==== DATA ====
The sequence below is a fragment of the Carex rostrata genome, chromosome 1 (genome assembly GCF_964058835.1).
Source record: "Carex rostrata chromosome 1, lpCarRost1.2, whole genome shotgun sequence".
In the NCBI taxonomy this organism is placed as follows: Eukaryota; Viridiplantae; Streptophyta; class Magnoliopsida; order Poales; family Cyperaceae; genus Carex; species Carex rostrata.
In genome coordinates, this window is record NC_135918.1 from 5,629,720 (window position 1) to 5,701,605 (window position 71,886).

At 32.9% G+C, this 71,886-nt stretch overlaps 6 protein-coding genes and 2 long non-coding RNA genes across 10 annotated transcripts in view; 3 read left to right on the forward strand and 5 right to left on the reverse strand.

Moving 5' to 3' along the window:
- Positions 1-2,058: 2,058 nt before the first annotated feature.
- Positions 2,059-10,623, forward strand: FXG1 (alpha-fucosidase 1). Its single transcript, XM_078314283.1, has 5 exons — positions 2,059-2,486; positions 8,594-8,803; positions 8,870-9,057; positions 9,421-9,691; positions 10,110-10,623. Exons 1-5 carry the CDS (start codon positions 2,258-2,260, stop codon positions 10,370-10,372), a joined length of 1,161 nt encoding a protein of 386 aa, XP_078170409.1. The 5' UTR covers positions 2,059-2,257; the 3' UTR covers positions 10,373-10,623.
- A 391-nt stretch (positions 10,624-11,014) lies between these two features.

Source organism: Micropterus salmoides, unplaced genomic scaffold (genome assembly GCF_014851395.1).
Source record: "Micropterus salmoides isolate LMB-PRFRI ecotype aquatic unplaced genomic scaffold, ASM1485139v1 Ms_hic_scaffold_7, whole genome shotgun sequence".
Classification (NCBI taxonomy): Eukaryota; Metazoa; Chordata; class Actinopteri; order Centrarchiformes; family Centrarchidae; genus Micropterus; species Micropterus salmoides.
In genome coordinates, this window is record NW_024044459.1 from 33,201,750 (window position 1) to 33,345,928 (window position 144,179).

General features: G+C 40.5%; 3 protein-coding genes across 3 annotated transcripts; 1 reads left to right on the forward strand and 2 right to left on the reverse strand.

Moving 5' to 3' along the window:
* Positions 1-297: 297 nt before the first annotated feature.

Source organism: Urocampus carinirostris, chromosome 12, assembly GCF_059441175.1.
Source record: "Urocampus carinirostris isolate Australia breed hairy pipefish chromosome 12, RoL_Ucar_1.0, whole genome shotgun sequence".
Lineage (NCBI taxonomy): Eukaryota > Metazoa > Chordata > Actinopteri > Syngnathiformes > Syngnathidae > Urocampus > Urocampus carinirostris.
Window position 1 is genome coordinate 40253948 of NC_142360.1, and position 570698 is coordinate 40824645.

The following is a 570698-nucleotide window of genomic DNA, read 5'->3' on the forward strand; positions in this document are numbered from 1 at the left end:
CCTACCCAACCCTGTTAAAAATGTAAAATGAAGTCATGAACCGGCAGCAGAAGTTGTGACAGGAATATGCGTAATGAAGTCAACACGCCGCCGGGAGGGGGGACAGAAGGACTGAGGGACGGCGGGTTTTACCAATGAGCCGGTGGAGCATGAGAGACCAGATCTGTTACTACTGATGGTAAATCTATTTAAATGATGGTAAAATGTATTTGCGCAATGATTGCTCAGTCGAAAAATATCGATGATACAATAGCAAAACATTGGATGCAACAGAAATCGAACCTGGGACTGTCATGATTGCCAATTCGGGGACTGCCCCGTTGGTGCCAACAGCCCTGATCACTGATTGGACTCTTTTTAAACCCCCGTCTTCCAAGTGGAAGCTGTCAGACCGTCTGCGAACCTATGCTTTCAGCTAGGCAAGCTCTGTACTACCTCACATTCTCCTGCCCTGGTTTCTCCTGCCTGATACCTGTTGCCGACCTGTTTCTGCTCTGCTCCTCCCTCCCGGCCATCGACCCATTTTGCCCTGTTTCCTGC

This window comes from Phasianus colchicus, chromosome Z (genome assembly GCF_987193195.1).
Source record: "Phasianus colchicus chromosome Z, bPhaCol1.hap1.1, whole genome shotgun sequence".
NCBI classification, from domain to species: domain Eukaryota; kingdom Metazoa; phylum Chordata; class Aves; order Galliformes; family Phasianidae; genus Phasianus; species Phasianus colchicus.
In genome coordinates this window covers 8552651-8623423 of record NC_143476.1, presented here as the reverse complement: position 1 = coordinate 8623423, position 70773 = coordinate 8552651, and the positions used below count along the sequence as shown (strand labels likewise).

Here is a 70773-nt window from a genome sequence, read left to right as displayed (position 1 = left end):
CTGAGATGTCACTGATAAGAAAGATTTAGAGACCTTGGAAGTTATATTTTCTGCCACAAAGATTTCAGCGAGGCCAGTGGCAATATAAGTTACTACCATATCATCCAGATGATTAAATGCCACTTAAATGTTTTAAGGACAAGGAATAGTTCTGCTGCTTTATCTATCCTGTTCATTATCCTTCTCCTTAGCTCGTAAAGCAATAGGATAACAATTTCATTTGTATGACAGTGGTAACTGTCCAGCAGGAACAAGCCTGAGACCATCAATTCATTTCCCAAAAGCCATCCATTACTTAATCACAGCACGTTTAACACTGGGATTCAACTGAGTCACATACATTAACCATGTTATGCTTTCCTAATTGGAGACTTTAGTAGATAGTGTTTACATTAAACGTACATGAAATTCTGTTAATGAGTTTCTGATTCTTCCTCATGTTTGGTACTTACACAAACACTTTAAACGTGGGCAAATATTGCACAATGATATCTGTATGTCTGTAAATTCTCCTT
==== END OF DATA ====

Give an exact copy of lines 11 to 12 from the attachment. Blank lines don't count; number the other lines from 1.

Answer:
Source record: "Micropterus salmoides isolate LMB-PRFRI ecotype aquatic unplaced genomic scaffold, ASM1485139v1 Ms_hic_scaffold_7, whole genome shotgun sequence".
Classification (NCBI taxonomy): Eukaryota; Metazoa; Chordata; class Actinopteri; order Centrarchiformes; family Centrarchidae; genus Micropterus; species Micropterus salmoides.